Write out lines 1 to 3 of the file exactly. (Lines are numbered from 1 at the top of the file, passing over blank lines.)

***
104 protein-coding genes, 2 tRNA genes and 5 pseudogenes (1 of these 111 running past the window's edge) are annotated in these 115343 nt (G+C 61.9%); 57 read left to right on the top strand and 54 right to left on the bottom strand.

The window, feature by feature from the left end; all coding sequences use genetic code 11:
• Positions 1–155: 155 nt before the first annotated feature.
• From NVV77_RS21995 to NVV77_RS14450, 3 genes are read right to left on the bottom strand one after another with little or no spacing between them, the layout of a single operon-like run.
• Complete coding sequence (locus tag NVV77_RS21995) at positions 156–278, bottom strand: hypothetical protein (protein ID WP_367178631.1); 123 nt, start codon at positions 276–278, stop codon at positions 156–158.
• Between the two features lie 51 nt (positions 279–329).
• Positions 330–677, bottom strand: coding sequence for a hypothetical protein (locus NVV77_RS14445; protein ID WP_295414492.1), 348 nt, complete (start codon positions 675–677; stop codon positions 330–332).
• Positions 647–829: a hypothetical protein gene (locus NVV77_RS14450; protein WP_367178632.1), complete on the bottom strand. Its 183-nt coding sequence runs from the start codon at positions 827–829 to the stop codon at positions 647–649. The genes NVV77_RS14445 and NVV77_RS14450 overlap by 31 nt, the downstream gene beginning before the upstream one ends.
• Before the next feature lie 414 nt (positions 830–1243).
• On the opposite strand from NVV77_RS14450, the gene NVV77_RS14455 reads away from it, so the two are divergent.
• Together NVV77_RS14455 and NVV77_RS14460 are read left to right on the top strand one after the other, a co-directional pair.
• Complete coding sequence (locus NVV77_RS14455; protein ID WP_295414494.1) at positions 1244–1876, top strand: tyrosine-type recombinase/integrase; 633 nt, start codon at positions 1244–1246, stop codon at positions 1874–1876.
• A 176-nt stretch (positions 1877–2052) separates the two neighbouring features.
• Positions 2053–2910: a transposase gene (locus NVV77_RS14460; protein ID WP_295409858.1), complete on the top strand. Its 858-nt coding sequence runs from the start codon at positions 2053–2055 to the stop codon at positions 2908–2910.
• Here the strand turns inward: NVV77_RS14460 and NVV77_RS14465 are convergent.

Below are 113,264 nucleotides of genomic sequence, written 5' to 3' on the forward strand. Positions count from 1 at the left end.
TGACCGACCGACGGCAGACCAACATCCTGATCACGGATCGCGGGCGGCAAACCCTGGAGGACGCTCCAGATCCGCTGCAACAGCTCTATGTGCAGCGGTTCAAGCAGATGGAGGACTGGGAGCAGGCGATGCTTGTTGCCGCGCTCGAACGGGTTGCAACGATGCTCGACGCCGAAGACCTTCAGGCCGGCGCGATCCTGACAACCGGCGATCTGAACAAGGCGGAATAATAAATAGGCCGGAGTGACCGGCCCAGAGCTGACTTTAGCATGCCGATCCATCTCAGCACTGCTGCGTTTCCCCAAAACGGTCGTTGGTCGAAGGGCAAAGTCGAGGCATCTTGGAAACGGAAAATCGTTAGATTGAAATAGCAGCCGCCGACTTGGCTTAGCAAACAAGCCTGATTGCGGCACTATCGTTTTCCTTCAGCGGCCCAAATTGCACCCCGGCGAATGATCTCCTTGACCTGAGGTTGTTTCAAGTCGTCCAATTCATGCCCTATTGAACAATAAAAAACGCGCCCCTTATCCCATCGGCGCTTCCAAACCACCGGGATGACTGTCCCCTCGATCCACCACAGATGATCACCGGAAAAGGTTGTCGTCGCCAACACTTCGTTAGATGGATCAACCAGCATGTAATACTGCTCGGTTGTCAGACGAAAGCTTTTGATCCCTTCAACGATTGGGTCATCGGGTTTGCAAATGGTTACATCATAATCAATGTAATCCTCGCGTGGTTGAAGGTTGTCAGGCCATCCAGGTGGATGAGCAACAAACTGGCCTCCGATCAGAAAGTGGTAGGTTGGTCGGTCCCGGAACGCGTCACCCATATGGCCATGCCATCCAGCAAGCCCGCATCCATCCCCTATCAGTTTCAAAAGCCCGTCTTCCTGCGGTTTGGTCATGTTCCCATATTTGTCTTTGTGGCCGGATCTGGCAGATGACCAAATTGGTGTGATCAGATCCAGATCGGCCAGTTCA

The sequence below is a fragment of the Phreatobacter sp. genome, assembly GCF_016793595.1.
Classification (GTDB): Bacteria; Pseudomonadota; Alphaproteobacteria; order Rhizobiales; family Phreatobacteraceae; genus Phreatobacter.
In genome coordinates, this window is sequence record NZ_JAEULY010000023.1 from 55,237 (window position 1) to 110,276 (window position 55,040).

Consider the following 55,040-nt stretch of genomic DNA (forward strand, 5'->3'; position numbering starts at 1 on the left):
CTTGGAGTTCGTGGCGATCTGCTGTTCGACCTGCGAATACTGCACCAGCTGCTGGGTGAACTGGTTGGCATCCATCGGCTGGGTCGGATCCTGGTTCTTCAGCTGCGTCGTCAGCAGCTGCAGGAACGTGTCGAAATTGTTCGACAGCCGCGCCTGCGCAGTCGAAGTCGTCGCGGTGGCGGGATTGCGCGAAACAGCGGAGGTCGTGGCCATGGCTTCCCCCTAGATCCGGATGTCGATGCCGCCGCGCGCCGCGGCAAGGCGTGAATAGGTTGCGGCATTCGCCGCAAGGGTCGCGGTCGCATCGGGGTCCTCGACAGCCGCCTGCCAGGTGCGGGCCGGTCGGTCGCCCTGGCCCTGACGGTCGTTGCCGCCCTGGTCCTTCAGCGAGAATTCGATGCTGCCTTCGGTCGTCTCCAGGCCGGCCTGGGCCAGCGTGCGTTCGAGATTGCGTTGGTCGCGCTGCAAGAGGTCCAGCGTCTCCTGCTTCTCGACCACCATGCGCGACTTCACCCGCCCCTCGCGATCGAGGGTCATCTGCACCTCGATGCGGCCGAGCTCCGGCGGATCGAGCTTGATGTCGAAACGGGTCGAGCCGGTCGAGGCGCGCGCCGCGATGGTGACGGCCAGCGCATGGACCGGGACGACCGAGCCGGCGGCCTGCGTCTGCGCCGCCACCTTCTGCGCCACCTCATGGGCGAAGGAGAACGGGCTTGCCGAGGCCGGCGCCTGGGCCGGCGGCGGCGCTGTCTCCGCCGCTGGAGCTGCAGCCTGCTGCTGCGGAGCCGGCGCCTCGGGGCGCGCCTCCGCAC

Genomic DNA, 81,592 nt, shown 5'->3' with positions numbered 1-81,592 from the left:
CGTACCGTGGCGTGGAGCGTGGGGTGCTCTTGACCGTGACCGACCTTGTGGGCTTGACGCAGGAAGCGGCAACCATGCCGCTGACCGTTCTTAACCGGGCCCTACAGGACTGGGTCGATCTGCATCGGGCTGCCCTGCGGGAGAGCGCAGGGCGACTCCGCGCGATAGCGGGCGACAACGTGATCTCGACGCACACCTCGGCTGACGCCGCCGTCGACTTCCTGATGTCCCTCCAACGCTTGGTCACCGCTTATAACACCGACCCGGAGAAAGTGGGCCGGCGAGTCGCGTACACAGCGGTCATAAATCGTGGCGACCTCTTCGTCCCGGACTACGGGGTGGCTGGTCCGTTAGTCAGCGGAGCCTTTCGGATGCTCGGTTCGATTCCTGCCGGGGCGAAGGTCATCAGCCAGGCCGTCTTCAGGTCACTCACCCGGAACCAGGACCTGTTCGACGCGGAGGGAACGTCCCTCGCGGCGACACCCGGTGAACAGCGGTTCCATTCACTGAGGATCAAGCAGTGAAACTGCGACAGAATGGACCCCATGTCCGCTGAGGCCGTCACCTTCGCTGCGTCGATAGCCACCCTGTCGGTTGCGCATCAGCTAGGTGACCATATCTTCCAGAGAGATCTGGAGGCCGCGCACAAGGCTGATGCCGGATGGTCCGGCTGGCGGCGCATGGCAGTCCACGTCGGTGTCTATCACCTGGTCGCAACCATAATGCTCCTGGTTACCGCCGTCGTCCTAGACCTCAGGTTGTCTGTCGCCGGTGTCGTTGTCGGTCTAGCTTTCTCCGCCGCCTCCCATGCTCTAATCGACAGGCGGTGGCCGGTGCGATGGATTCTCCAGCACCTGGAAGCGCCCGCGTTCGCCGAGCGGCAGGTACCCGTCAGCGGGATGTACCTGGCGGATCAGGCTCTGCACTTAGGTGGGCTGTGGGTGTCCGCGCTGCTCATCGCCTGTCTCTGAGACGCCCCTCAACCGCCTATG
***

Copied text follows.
104 protein-coding genes, 2 tRNA genes and 5 pseudogenes (1 of these 111 running past the window's edge) are annotated in these 115343 nt (G+C 61.9%); 57 read left to right on the top strand and 54 right to left on the bottom strand.

The window, feature by feature from the left end; all coding sequences use genetic code 11:
• Positions 1–155: 155 nt before the first annotated feature.